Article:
A couple of months ago I blogged about my first venture into clojure. This was driven by the desire to learn something completely different to what I was already familiar with.
Real life got in the way and for a while my dabbling in clojure was put on hold though I continued to lurk on the london-clojurians list. It then so happned there was a Dojo on Monday (yesterday) which I could (finally) make. Travelling between Southampton and London is never cheap through but I tend to see it as an investment.
The dojo followed the same format as the Python dojo I was already very familiar with: problem suggestions, voting, break up into teams, work for 1-1.5 hours, show and tell. There were quite a few interesting problems and no consensus was reached during the voting so eventually there were 5 teams working on 5 different problems. Our team was called Codenoise, the goal being to generate music from the structure of a given clojure source tree.
Leipzig and Overtone were quickly identified as the necessary sound libraries and tools.namespace was used as the starting point to get information about available functions. Being a clojure newbie I was feeling safe from being put on the spot and tasked with coding. However, when my newbie status was revealed the MacBook Air was promptly turned towards me and I was faced with a split Emacs session and a blinking cursor. “Thats how it works” :).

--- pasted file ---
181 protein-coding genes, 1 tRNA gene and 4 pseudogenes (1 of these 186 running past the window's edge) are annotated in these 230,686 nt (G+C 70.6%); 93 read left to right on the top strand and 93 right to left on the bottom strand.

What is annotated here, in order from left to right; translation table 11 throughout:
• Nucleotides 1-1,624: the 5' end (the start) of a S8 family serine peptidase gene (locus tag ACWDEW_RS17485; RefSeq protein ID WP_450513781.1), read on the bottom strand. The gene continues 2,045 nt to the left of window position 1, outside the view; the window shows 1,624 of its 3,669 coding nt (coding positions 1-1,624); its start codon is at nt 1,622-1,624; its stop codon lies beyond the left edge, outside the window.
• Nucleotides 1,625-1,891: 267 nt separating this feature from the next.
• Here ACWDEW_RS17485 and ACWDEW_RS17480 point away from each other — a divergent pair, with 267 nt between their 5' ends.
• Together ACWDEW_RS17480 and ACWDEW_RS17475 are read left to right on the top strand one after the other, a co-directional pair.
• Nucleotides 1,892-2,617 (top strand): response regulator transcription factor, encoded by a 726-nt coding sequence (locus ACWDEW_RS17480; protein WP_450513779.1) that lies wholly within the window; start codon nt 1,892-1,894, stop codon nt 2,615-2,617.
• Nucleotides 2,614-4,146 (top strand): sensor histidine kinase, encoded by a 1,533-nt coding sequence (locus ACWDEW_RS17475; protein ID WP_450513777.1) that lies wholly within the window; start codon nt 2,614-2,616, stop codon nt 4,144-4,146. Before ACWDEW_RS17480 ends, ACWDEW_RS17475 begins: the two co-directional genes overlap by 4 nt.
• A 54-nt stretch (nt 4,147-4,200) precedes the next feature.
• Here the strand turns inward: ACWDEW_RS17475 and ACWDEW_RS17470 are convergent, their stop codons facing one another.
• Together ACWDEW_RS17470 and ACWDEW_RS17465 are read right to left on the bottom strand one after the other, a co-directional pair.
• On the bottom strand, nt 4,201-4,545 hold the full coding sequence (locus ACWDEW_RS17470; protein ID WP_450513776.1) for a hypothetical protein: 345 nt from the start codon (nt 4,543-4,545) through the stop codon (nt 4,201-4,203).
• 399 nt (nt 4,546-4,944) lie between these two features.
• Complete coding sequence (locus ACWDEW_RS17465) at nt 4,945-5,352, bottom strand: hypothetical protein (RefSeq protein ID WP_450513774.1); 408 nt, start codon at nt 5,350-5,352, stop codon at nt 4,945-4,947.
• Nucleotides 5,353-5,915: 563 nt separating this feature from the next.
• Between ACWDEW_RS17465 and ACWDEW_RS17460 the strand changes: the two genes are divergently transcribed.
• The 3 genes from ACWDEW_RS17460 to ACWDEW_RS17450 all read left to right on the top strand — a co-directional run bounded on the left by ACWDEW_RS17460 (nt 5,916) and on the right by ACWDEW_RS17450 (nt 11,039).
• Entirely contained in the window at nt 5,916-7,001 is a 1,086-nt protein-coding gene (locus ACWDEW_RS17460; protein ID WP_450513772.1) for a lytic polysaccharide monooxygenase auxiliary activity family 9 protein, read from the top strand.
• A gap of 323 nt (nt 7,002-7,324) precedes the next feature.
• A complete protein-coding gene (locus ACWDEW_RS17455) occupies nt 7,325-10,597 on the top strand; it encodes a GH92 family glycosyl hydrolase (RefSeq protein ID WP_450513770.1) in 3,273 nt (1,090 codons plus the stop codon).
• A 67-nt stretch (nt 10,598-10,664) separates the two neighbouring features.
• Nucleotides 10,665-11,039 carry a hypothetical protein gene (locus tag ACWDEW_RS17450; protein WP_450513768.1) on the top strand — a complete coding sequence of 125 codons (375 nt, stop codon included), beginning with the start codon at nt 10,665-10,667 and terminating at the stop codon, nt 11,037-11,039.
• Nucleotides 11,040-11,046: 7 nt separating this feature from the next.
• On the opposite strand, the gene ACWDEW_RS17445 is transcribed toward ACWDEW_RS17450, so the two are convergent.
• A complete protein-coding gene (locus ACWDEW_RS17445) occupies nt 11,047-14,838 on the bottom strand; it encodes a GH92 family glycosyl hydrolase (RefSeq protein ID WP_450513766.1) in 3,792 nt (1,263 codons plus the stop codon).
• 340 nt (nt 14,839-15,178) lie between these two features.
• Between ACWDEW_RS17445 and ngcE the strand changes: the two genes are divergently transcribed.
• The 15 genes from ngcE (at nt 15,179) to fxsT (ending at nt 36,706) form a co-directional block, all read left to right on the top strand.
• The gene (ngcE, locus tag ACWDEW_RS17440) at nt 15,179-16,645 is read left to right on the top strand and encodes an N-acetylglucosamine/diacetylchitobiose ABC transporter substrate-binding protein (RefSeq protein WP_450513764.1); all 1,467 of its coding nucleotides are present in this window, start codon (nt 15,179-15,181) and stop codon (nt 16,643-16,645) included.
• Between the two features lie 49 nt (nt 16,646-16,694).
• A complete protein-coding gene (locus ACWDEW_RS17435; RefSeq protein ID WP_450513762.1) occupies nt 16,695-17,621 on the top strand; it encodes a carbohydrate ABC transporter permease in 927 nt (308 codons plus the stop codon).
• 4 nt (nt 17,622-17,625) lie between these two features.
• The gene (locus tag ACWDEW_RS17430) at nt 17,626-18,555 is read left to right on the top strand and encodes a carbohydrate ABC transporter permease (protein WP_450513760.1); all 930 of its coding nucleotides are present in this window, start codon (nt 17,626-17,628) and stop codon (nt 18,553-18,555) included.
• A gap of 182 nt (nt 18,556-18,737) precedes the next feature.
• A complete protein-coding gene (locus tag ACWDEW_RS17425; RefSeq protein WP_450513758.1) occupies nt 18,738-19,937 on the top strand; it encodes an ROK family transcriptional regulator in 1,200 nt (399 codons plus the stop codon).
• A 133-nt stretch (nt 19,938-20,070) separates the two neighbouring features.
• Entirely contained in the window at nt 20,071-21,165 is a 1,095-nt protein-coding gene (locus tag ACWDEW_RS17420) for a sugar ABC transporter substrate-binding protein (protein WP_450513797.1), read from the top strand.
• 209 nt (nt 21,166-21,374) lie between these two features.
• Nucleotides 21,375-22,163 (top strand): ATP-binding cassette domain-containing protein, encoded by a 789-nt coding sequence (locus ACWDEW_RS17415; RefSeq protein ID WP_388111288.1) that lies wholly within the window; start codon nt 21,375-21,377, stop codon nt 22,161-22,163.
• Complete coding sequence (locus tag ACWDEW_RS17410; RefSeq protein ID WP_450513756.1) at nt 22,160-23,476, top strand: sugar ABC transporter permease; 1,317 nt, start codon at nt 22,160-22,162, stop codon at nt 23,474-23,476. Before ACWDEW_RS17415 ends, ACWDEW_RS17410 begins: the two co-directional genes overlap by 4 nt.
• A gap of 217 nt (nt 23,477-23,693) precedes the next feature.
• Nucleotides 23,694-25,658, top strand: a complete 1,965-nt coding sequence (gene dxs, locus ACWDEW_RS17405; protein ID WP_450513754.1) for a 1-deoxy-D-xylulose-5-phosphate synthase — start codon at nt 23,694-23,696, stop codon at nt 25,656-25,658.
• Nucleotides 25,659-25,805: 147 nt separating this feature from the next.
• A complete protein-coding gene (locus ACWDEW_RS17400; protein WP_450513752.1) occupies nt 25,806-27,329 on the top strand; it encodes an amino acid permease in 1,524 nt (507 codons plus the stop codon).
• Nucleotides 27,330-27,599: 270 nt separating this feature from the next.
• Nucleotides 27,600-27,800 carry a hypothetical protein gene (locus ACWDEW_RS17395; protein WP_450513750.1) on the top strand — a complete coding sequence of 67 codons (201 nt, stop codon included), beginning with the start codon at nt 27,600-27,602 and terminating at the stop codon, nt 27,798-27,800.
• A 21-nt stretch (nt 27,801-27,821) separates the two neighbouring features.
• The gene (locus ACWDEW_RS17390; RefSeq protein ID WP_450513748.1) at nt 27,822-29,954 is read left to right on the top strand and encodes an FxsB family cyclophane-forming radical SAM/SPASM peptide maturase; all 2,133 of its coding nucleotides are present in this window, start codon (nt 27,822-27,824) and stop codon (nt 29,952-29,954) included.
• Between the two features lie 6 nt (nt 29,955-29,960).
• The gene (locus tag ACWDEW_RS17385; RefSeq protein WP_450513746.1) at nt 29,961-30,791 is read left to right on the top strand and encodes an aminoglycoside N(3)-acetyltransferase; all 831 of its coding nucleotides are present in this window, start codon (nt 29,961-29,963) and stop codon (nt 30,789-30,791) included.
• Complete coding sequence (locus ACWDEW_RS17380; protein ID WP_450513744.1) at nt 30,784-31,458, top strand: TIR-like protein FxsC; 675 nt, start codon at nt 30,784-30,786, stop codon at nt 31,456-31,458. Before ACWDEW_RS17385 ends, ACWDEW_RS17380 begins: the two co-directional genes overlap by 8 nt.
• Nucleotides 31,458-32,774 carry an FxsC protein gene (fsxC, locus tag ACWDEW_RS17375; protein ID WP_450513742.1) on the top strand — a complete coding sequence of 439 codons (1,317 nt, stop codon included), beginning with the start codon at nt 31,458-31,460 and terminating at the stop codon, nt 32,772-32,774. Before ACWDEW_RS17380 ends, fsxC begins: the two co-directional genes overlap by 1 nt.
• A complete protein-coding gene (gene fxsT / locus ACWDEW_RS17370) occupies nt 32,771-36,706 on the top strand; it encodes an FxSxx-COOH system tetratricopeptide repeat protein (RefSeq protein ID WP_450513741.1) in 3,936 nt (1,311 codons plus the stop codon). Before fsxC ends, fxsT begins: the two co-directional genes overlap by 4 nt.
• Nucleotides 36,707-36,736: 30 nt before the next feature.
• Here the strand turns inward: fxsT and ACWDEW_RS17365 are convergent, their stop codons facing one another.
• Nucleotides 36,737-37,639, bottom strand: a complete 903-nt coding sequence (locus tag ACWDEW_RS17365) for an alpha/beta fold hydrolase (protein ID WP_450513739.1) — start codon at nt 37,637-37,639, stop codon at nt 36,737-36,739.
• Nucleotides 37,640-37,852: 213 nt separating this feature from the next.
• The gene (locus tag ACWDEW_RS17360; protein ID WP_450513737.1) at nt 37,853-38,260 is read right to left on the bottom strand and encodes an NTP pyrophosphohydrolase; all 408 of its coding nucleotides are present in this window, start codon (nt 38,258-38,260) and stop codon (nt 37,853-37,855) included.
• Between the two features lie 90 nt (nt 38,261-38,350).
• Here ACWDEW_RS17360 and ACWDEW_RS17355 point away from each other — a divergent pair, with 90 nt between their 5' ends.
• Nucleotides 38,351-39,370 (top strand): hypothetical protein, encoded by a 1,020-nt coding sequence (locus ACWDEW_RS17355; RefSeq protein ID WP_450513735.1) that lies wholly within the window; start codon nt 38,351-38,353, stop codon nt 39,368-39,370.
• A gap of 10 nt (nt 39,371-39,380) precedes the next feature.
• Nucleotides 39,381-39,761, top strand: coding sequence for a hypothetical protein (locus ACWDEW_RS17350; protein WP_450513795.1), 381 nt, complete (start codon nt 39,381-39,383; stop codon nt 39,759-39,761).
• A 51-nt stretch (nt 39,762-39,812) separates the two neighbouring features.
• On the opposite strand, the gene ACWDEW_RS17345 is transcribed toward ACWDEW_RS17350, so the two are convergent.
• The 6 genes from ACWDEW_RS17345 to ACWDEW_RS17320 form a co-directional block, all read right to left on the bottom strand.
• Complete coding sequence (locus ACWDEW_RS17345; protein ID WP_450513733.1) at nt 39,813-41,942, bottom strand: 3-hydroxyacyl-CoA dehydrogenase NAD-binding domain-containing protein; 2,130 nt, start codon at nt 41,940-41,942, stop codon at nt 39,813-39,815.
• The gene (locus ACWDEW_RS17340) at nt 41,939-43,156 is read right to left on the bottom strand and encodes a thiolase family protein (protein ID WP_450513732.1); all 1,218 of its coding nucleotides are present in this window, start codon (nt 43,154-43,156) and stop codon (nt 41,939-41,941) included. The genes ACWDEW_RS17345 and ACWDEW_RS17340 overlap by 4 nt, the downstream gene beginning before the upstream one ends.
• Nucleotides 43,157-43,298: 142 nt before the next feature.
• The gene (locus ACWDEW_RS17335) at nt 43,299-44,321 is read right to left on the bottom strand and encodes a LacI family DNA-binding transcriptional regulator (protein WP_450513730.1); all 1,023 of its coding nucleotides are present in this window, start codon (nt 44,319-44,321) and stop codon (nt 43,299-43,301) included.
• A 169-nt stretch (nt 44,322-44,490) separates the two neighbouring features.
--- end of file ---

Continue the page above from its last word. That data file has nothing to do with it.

Luckily I had gone through the FastTrack Clojure tutorial on the way there so at least my brain was somewhat warmed. I now also finally have a hands-on understanding of the Vim-Emacs flamewar and for me its a no brainer, Vim all the way 🙂
We rotated coding and things went well until we hit a roadblock trying to generate some sounds. For some reason Leipzig/Overtone was trying to download what looked like the whole internet. Workarounds failed and the rest of the hour was spent experimenting with imports and dependency declarations, eventually attempting a pure Java solution for the required beep(). At some point though a fix was found and we got a simple test case to work just as it was time for show and tell: A note was played for every arity of a defined function. Multiple arities would mean multiple notes (at different frequencies) would be played simultaneously.
With about 25 lines of code there was nothing much to show, but the principle was there. In all another worthwhile trip, friendly crowd, free pizza/beer, and it has motivated to dabble in clojure some more and write up Part 2.